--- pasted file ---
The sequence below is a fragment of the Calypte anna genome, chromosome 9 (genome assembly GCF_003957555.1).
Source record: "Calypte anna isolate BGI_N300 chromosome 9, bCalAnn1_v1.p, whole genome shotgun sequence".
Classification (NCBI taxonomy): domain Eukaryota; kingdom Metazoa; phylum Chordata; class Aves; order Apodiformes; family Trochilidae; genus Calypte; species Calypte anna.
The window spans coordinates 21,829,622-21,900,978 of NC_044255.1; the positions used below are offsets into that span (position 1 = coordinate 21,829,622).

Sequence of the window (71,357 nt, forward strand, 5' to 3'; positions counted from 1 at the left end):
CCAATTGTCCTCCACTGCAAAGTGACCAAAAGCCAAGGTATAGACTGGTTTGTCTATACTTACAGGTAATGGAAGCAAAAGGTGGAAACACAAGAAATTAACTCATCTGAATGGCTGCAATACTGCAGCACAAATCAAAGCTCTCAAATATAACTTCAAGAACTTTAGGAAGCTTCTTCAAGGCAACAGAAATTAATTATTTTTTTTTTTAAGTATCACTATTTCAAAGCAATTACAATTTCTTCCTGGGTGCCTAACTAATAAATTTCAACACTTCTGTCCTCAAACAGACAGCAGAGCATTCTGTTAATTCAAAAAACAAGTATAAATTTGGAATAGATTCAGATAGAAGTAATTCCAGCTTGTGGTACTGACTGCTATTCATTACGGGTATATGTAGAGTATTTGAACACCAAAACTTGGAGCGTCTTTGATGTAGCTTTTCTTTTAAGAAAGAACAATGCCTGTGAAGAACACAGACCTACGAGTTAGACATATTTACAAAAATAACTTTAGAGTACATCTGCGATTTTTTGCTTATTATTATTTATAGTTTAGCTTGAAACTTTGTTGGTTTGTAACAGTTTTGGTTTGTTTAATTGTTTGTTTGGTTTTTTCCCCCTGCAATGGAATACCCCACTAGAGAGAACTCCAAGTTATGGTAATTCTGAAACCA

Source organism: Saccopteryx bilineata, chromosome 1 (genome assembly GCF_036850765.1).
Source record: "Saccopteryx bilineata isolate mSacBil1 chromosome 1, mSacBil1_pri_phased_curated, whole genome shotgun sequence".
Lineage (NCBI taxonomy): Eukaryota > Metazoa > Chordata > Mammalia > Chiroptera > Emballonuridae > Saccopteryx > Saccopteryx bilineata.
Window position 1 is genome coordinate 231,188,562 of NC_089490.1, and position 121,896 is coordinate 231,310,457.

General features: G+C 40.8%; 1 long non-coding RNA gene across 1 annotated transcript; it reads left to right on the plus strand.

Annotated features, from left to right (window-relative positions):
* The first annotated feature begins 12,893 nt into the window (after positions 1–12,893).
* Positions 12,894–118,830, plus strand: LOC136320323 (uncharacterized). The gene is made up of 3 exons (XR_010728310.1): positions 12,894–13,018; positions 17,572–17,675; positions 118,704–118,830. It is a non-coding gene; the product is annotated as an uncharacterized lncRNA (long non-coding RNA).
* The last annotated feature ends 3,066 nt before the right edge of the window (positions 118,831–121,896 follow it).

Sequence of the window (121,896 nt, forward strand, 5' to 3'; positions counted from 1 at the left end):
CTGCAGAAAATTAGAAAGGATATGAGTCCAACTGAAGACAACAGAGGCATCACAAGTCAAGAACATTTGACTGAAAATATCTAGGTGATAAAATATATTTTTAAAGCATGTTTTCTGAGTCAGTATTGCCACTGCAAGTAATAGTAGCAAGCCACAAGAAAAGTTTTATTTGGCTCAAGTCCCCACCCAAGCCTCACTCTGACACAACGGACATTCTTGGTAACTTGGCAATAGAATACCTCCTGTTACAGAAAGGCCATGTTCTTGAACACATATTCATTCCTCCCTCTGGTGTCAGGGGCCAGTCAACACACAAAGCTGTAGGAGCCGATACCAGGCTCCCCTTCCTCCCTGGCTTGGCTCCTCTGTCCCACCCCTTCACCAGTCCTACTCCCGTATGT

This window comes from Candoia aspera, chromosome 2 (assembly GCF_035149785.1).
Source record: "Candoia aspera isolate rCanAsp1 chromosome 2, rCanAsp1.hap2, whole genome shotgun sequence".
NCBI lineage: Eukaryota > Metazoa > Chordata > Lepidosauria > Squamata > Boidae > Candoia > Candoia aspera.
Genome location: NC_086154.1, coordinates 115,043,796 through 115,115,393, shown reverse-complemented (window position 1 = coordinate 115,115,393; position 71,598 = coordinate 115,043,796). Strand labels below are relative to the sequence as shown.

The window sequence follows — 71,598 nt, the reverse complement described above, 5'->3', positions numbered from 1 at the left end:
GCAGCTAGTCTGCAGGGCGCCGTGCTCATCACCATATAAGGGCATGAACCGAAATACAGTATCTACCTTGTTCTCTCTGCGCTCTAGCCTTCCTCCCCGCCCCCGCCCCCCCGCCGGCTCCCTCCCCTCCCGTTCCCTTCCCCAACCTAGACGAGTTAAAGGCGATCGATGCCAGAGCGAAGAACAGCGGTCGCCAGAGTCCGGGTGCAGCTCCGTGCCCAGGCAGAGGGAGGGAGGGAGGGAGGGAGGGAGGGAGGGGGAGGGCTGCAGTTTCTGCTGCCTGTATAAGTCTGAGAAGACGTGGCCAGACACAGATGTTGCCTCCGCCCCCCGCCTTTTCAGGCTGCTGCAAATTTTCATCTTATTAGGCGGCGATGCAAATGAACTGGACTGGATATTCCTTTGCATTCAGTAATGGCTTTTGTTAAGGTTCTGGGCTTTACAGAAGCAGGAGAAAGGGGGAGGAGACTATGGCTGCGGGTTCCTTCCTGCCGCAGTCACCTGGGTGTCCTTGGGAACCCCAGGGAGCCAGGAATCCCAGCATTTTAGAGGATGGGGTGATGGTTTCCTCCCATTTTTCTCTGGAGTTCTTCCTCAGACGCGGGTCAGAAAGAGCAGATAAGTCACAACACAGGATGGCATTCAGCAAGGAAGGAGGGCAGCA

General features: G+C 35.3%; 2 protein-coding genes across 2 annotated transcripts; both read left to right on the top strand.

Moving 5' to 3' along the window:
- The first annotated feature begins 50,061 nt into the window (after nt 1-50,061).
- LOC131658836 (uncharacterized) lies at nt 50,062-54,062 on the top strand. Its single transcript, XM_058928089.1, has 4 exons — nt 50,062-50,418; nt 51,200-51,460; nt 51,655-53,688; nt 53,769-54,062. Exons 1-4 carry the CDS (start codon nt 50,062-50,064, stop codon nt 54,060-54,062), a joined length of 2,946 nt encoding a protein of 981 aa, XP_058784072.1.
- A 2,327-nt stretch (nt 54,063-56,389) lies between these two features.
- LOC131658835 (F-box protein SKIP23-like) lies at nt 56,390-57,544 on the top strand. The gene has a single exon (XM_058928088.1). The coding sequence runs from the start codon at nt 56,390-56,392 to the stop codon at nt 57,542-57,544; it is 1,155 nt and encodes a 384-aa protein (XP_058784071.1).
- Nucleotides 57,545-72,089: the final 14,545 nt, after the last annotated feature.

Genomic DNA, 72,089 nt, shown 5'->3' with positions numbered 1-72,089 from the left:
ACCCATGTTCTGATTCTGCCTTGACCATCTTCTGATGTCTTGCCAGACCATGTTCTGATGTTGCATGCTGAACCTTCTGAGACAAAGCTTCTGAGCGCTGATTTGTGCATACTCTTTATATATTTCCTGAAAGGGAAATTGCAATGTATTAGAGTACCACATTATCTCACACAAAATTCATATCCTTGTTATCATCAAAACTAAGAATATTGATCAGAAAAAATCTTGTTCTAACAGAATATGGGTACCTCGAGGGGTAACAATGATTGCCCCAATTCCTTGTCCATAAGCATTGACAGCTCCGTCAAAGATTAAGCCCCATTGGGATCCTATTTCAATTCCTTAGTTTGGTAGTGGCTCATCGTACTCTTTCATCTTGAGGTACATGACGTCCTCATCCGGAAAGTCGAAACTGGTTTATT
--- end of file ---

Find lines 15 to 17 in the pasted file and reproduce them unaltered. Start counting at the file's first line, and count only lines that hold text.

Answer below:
* The last annotated feature ends 3,066 nt before the right edge of the window (positions 118,831–121,896 follow it).

Sequence of the window (121,896 nt, forward strand, 5' to 3'; positions counted from 1 at the left end):
CTGCAGAAAATTAGAAAGGATATGAGTCCAACTGAAGACAACAGAGGCATCACAAGTCAAGAACATTTGACTGAAAATATCTAGGTGATAAAATATATTTTTAAAGCATGTTTTCTGAGTCAGTATTGCCACTGCAAGTAATAGTAGCAAGCCACAAGAAAAGTTTTATTTGGCTCAAGTCCCCACCCAAGCCTCACTCTGACACAACGGACATTCTTGGTAACTTGGCAATAGAATACCTCCTGTTACAGAAAGGCCATGTTCTTGAACACATATTCATTCCTCCCTCTGGTGTCAGGGGCCAGTCAACACACAAAGCTGTAGGAGCCGATACCAGGCTCCCCTTCCTCCCTGGCTTGGCTCCTCTGTCCCACCCCTTCACCAGTCCTACTCCCGTATGT